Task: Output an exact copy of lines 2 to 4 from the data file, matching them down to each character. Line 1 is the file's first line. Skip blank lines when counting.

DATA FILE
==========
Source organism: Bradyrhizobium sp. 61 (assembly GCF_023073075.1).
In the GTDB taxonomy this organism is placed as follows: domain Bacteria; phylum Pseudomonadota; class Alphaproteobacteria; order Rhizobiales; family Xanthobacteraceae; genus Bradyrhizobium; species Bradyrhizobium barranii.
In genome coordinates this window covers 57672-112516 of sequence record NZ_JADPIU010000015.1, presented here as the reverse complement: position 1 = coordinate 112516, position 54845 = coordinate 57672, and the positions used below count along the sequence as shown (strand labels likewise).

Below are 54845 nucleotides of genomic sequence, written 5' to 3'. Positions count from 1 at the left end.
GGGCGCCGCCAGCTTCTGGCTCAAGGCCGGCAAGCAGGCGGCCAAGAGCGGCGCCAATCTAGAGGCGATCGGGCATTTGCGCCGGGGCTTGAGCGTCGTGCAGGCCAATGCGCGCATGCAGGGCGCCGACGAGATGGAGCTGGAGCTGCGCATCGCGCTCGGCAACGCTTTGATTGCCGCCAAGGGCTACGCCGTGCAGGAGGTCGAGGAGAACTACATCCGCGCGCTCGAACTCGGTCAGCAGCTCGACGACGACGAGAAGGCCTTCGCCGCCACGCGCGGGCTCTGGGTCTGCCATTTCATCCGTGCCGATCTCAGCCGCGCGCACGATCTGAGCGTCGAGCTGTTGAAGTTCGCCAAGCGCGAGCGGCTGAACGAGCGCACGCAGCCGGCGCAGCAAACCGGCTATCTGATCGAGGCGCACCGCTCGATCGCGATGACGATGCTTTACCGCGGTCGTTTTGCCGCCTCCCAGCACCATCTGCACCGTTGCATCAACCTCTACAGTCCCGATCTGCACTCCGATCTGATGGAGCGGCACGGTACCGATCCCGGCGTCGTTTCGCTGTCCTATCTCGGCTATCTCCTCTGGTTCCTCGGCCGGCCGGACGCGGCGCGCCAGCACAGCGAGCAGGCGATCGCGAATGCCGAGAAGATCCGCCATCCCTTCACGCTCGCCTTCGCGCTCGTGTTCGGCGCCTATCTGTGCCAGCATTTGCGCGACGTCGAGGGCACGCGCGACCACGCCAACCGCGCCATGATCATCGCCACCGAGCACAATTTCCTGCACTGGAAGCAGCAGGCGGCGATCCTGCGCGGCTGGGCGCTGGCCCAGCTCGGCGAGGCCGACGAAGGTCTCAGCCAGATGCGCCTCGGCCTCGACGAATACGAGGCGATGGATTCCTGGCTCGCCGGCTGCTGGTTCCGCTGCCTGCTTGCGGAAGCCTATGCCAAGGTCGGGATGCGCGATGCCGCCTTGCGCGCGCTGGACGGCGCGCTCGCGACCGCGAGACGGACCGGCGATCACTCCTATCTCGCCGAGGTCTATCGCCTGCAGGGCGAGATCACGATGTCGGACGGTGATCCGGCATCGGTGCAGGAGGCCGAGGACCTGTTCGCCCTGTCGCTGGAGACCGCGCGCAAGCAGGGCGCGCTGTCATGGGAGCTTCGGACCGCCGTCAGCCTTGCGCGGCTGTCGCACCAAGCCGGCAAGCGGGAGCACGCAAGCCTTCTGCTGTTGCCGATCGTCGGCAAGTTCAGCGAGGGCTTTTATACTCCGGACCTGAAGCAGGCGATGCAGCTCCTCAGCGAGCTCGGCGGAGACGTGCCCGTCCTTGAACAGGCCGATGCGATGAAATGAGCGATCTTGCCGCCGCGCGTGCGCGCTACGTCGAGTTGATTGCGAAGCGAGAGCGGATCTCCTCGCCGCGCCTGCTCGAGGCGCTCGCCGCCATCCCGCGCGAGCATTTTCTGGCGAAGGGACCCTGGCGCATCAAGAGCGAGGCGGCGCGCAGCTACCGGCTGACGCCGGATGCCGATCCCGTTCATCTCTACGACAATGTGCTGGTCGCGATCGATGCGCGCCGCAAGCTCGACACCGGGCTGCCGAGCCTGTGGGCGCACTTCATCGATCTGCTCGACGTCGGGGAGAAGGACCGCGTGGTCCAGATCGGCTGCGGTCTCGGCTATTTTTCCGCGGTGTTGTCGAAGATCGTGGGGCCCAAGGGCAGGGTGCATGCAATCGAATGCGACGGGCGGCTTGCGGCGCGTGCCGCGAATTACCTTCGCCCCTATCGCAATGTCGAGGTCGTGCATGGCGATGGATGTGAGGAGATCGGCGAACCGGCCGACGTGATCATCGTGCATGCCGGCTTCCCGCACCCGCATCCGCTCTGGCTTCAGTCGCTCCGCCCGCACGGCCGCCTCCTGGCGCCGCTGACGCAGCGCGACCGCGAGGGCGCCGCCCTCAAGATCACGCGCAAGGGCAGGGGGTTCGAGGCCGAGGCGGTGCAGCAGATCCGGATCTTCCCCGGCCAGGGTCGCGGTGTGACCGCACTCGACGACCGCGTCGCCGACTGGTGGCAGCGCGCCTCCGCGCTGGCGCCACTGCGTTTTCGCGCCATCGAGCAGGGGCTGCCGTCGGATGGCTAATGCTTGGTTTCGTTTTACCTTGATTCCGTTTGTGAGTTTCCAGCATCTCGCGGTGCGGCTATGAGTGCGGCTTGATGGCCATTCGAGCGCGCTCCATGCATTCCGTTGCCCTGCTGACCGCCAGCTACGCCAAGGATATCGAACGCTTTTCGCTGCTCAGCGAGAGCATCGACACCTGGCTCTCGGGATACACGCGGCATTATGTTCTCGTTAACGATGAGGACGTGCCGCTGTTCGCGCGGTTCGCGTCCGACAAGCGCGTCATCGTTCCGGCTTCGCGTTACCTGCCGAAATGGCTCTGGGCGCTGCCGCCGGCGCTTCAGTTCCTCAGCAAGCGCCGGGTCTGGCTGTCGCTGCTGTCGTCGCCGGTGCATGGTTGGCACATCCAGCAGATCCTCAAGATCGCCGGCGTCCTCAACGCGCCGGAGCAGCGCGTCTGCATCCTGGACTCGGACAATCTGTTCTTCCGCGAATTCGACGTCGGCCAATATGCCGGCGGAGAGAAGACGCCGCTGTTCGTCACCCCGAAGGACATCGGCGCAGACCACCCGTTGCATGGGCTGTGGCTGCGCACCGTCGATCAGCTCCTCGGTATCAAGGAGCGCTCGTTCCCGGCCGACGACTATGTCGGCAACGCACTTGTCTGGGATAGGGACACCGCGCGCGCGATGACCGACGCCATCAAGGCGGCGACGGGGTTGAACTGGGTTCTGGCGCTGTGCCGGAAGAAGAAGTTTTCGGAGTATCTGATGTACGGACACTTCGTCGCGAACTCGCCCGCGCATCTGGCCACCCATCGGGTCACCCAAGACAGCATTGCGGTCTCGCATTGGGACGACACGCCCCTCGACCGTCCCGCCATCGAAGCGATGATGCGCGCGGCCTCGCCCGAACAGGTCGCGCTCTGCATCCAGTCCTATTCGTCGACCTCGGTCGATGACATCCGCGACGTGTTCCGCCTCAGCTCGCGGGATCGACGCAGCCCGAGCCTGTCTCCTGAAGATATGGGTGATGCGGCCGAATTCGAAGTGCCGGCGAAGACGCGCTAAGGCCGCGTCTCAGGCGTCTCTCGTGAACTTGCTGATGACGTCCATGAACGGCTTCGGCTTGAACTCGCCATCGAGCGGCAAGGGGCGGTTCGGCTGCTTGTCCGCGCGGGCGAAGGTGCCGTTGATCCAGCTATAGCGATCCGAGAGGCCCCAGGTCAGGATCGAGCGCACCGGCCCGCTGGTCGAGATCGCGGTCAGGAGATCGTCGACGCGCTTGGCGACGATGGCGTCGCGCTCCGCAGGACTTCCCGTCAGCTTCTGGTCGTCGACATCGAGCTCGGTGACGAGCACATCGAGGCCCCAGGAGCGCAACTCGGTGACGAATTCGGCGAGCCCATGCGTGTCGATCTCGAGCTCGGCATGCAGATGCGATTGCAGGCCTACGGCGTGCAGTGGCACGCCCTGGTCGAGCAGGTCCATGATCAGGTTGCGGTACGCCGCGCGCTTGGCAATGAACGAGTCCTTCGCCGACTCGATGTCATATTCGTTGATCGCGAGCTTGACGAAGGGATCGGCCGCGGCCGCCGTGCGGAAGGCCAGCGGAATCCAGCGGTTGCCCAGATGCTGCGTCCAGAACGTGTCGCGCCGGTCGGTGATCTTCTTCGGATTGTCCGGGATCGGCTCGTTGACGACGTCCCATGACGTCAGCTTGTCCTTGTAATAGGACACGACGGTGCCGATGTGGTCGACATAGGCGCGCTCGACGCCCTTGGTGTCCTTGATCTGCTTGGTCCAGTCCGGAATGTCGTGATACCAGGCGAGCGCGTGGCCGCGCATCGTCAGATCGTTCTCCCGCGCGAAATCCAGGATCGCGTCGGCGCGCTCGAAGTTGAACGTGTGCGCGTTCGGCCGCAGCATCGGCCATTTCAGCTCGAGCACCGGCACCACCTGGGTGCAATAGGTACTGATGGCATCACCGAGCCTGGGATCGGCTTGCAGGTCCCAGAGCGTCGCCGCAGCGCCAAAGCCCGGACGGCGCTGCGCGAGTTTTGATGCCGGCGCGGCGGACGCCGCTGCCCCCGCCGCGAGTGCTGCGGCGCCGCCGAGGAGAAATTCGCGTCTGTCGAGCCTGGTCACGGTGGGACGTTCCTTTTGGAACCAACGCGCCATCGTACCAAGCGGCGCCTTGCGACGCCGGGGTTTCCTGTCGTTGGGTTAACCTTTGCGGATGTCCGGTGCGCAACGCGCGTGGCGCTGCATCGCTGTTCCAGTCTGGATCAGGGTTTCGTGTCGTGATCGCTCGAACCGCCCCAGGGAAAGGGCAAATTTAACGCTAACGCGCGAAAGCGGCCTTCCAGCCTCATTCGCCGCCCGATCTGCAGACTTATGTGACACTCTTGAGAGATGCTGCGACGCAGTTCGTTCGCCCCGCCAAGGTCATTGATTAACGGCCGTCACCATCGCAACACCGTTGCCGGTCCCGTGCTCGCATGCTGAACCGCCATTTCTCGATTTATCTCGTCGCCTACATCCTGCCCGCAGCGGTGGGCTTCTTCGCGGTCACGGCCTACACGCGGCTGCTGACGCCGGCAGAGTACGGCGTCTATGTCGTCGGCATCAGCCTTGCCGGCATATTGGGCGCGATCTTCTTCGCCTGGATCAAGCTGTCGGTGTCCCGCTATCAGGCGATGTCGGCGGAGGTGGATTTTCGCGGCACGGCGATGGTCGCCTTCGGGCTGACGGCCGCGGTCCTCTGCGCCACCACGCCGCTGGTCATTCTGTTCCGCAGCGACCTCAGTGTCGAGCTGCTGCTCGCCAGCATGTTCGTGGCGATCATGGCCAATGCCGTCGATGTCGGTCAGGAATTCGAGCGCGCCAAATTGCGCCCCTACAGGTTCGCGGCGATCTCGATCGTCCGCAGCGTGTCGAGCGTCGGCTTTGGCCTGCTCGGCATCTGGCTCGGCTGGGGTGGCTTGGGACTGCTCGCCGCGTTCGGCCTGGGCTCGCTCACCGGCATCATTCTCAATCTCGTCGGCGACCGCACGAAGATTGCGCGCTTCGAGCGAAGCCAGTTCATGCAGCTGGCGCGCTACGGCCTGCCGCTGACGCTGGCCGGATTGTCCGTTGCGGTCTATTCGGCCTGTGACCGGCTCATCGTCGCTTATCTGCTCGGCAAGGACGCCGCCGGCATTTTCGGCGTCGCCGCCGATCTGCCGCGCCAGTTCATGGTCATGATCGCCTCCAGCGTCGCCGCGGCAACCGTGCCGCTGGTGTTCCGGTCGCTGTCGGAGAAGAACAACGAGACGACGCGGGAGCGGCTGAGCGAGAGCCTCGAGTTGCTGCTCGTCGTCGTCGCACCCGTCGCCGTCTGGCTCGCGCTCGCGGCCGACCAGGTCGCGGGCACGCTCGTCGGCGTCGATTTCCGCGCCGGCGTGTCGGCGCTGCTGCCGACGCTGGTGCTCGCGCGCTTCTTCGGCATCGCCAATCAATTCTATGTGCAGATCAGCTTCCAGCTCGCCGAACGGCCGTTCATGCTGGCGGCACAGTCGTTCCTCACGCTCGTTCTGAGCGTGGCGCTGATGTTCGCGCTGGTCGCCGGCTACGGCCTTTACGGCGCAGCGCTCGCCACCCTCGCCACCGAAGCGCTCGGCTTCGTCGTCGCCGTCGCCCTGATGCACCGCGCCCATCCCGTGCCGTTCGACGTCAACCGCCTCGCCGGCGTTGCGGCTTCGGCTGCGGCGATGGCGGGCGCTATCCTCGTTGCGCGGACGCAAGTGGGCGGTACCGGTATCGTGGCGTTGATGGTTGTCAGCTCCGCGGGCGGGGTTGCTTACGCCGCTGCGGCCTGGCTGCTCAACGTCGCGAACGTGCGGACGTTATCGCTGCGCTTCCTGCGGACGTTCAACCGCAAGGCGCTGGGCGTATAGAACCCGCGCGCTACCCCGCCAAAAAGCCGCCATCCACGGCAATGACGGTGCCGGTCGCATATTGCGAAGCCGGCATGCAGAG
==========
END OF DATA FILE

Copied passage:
In the GTDB taxonomy this organism is placed as follows: domain Bacteria; phylum Pseudomonadota; class Alphaproteobacteria; order Rhizobiales; family Xanthobacteraceae; genus Bradyrhizobium; species Bradyrhizobium barranii.
In genome coordinates this window covers 57672-112516 of sequence record NZ_JADPIU010000015.1, presented here as the reverse complement: position 1 = coordinate 112516, position 54845 = coordinate 57672, and the positions used below count along the sequence as shown (strand labels likewise).

Below are 54845 nucleotides of genomic sequence, written 5' to 3'. Positions count from 1 at the left end.